Expert Predictions for a California Housing Market Crash in 2024

Most experts believe a 2024 California housing market crash is unlikely. The C.A.R. forecast sees a recovery next year as mortgage rates drop and inventory expands. However, Forbes highlights an ongoing affordability crisis stemming from high interest rates and inflated prices that restrict first-time home buying. Moreover, Forbes notes severely limited supply suggests demand will continue outpacing inventory despite expected rate declines. On the other hand, ManageCasa predicts more moderate though still positive home price growth – forecasting a 6.2% median price rise to $860,300 in 2024 after a -1.5% drop to $810,000 this year. So while growth may be slowing, a crash remains improbable.

Key Takeaway

  • California has faced soaring home prices for over a decade due to limited housing supply and strong job growth.
  • Median home values now exceed $860,000 statewide, more than double 2012 prices in some markets.
  • Rising mortgage rates and inflation are slowing demand, but still-desperate inventory shortages support continued price resilience.
  • Expert forecasts suggest home values may correct moderately in 2024 but are unlikely to crash without major external economic shocks.
  • If recession strikes, layoffs in key California industries could spark up to 20% peak-to-trough declines in major metro prices, but extreme undersupply makes crashes below this scale unlikely.

Understanding the California Housing Market

The California housing market has long been one of the most expensive in the nation, consistently ranking #1 or #2 for highest home prices and rents. Fueled by strong economic growth in sectors like tech and entertainment, a desirable climate and lifestyle, and high foreign investor interest, home values have risen rapidly over the past 25+ years across California metros like San Francisco, San Jose, Los Angeles, and San Diego.

Recent Trends

  • Prices: Median home prices in California rose 6.6% year-over-year in January 2024, reaching $840,360. However, there’s been a slight dip since September 2023. Experts predict a mid-single digit growth for 2024.
  • Demand: Though mortgage rates increased, home sales saw an 8.2% year-over-year growth in January, indicating sustained demand. Optimistic forecasts predict a 22.9% increase in sales for 2024.
  • Inventory: The number of homes for sale remains low, down 7% year-over-year, creating a competitive market and putting upward pressure on prices. Newly listed homes are increasing, potentially offering some relief.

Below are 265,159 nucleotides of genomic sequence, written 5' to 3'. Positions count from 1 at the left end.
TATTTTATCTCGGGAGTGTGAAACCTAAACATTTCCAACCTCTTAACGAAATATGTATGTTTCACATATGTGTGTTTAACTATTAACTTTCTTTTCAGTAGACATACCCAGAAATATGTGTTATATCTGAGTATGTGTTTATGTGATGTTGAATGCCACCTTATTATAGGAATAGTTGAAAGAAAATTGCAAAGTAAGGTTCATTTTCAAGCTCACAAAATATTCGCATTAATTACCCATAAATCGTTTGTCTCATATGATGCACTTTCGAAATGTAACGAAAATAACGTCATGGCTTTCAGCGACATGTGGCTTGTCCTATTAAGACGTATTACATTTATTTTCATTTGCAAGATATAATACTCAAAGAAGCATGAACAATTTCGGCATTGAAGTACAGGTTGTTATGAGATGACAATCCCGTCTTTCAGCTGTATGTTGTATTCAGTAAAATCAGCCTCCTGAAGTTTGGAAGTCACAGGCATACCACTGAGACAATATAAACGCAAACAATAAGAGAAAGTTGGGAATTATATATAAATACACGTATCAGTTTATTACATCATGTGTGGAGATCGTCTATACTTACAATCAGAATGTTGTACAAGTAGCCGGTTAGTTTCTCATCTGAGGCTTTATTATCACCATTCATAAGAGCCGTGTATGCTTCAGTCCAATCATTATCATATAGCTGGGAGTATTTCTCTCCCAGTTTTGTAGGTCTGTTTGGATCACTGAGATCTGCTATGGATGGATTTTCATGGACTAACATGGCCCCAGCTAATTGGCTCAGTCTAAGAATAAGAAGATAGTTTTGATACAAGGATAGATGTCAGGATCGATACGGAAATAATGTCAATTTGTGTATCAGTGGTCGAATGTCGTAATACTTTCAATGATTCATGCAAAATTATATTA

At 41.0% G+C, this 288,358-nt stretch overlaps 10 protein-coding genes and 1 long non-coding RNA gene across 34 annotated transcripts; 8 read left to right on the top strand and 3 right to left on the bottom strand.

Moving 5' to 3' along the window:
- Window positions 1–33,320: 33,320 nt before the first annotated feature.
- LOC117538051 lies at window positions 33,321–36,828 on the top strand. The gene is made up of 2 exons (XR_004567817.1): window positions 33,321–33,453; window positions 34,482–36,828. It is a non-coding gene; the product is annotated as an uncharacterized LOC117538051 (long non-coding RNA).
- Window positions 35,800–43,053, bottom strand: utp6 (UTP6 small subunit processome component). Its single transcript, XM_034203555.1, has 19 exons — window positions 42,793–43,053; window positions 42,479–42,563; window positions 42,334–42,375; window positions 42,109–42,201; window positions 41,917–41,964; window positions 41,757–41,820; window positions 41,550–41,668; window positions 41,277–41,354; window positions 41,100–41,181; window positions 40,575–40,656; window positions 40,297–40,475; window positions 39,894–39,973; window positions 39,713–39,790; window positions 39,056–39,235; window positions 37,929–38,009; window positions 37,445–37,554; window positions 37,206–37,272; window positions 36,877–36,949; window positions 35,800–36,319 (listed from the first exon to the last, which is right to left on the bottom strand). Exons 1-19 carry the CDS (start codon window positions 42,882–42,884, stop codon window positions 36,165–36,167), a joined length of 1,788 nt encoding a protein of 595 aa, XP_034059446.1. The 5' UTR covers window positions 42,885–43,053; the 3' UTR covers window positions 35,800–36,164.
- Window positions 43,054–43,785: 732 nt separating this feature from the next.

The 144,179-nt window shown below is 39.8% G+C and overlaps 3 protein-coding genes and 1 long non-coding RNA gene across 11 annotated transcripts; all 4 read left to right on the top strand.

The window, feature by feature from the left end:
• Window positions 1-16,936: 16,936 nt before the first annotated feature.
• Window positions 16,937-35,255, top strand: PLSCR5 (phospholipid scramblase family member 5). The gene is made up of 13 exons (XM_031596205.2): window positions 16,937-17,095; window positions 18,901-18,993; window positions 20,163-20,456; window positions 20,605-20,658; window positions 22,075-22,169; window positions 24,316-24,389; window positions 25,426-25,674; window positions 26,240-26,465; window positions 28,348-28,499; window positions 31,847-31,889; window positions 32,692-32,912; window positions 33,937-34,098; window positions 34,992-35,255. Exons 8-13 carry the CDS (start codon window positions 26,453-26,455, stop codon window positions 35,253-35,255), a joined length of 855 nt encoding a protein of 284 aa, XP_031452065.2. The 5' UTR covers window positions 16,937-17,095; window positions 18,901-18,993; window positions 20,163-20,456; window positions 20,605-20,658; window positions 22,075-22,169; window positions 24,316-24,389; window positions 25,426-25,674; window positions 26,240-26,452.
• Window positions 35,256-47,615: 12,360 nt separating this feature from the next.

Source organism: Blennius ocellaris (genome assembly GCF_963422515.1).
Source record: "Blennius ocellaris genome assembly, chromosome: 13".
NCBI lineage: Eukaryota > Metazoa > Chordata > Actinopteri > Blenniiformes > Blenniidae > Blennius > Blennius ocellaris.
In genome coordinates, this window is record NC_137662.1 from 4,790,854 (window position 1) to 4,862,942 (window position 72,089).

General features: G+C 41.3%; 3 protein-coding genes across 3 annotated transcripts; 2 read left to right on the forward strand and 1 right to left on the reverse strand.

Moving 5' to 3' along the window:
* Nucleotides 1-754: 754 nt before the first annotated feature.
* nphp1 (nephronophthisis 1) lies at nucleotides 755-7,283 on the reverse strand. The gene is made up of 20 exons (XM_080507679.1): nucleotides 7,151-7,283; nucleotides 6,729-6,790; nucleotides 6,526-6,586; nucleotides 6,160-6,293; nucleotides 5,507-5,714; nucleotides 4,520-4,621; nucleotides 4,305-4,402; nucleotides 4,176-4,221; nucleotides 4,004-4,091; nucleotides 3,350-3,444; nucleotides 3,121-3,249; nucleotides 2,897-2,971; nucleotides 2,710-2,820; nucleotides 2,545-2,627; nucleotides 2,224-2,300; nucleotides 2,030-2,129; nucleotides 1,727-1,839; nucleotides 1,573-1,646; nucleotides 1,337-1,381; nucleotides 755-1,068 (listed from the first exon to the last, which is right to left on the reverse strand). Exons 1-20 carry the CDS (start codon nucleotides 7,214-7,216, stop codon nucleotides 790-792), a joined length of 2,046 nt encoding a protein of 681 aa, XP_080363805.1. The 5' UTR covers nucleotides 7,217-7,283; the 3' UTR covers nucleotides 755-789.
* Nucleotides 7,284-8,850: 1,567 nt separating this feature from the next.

Regional Variations

  • Urban centers: Prices remain high in urban areas like San Francisco, Los Angeles, and San Diego, but saw some moderation in recent months. Demand remains strong due to job opportunities and lifestyle factors.
  • Suburban areas: More affordable options compared to urban hubs, but prices are rising due to spillover demand. Inventory tends to be slightly higher in suburbs.

Also read: 2024 Real Estate Market Trends: Housing Forecast And Analysis

Factors Influencing the Market

The California housing market doesn’t operate in a vacuum. Broader economic forces in the US and globally impact its performance. Below are some of the key factors influencing CA’s housing market as we look towards 2024:

Interest Rates

Mortgage rates have risen swiftly, with 30-year fixed mortgages around 7% as of January 2024. As rates rise, buying power decreases significantly for home shoppers. Many are priced out of the market. Rising interest rates are broadly seen as the biggest risk of cooling demand long-term.


High inflation – over 8% in 2022 – impacts the housing market both on the supply side and in consumer budgets. Construction costs and raw materials have gone up considerably, restricting new housing development when it’s needed most. At the same time, everyday costs for homeowners make it harder to afford mortgage payments.

Economic Growth & Employment

While 2022 saw solid economic fundamentals like low unemployment and strong consumer savings, the risk of an economic slowdown or recession is rising for 2023-2024. Job losses or stagnating wages would directly hit the housing market. However, California’s diverse tech, finance and creative economy could provide insulation.


Millennials make up California’s largest population cohort, now ranging from ages 27 to 42. This group represents the single biggest source of first-time homebuyers in the state. How their finances, preferences and needs shape up will significantly mold the future of California’s housing.

Migration & Inventory

California has seen more outgoing migration in recent years, notably to other western states like Texas, Arizona, and Washington where housing is more affordable. While still the #1 destination for domestic migration, CA’s population boom appears to be slowing. At the same time, housing inventory hit record lows in 2022. More people leaving + fewer homes to buy keeps supply extremely tight.

Signs of a Potential Crash

Given the run-up in home prices over the last decade, it’s fair to ask if California’s housing market is in a bubble that could soon burst. Here are some signs that may indicate the risk of a crash:

1. Slowing Home Price Growth

By summer 2022, monthly home price growth slowed down from the heated pandemic peaks to single-digit percentages. July 2022 saw just 2.6% year-over-year growth – the lowest level since mid-2020. This sudden cooling suggests the momentum that carried the housing boom could be tapering off.

2. Rising Inventory

Active listings jumped 81% in California from January 2022 to 2023, the biggest inventory surge since 2015. While supply is still very low historically, this shift away from the desperation of 2021 shows sellers are becoming less sure of getting quick sales and massive price jumps.